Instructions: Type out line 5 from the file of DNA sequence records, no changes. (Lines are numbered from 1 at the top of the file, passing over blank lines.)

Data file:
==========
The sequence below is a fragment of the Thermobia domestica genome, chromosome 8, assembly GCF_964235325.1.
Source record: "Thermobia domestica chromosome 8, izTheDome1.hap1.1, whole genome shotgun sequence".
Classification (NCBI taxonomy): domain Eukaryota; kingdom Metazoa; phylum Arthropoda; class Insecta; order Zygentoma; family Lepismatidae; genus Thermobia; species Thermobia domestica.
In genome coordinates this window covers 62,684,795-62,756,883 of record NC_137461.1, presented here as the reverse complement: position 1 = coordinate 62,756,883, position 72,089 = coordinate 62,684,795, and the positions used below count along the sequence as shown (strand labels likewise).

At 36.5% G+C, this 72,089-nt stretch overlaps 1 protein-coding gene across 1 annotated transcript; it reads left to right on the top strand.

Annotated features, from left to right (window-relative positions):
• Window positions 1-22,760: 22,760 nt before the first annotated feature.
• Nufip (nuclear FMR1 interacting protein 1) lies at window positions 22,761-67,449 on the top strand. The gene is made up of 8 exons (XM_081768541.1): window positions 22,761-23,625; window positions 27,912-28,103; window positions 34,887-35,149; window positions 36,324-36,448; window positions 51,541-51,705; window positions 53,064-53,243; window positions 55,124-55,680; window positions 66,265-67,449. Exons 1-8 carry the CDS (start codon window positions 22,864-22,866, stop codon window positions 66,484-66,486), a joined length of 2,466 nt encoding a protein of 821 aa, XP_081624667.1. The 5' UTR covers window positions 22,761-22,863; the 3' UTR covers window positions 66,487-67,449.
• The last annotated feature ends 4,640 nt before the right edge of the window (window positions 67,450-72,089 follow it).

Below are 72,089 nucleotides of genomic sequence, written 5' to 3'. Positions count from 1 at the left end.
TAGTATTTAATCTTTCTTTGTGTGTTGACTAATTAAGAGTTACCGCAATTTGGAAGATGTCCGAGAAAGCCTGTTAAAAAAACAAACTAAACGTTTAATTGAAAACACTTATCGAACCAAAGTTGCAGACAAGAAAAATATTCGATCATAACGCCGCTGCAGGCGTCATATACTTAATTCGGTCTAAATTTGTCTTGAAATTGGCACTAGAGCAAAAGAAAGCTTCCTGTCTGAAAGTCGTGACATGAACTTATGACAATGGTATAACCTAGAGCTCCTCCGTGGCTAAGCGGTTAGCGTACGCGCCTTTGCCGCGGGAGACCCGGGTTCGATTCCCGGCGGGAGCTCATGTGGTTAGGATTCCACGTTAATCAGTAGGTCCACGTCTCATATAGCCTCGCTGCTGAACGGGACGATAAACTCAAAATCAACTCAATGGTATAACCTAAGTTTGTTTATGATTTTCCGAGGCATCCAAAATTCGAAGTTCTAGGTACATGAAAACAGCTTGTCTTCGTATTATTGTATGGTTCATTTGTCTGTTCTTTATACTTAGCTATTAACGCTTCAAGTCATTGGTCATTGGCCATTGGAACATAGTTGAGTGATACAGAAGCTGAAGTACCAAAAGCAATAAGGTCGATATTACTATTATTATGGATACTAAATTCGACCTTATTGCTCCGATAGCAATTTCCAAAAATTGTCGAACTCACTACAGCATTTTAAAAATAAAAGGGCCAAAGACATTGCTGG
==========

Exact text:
At 36.5% G+C, this 72,089-nt stretch overlaps 1 protein-coding gene across 1 annotated transcript; it reads left to right on the top strand.